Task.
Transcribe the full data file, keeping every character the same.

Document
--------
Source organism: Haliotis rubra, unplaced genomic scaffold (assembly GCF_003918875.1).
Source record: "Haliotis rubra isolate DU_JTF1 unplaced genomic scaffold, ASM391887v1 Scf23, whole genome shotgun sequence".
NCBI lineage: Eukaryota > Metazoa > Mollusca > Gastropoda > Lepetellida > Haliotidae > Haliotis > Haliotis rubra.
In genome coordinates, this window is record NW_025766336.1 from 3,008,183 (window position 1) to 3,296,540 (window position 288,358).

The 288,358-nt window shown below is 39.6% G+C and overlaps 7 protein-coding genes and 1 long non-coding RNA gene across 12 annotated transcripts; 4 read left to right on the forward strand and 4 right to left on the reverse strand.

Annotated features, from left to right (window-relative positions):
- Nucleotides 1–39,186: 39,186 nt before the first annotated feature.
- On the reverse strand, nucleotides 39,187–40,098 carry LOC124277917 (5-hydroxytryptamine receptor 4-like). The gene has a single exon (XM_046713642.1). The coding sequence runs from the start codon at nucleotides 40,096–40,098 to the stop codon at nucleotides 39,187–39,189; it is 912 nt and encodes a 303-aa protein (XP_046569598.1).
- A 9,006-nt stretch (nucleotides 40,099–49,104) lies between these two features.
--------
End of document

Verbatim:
Source organism: Haliotis rubra, unplaced genomic scaffold (assembly GCF_003918875.1).
Source record: "Haliotis rubra isolate DU_JTF1 unplaced genomic scaffold, ASM391887v1 Scf23, whole genome shotgun sequence".
NCBI lineage: Eukaryota > Metazoa > Mollusca > Gastropoda > Lepetellida > Haliotidae > Haliotis > Haliotis rubra.
In genome coordinates, this window is record NW_025766336.1 from 3,008,183 (window position 1) to 3,296,540 (window position 288,358).

The 288,358-nt window shown below is 39.6% G+C and overlaps 7 protein-coding genes and 1 long non-coding RNA gene across 12 annotated transcripts; 4 read left to right on the forward strand and 4 right to left on the reverse strand.

Annotated features, from left to right (window-relative positions):
- Nucleotides 1–39,186: 39,186 nt before the first annotated feature.
- On the reverse strand, nucleotides 39,187–40,098 carry LOC124277917 (5-hydroxytryptamine receptor 4-like). The gene has a single exon (XM_046713642.1). The coding sequence runs from the start codon at nucleotides 40,096–40,098 to the stop codon at nucleotides 39,187–39,189; it is 912 nt and encodes a 303-aa protein (XP_046569598.1).
- A 9,006-nt stretch (nucleotides 40,099–49,104) lies between these two features.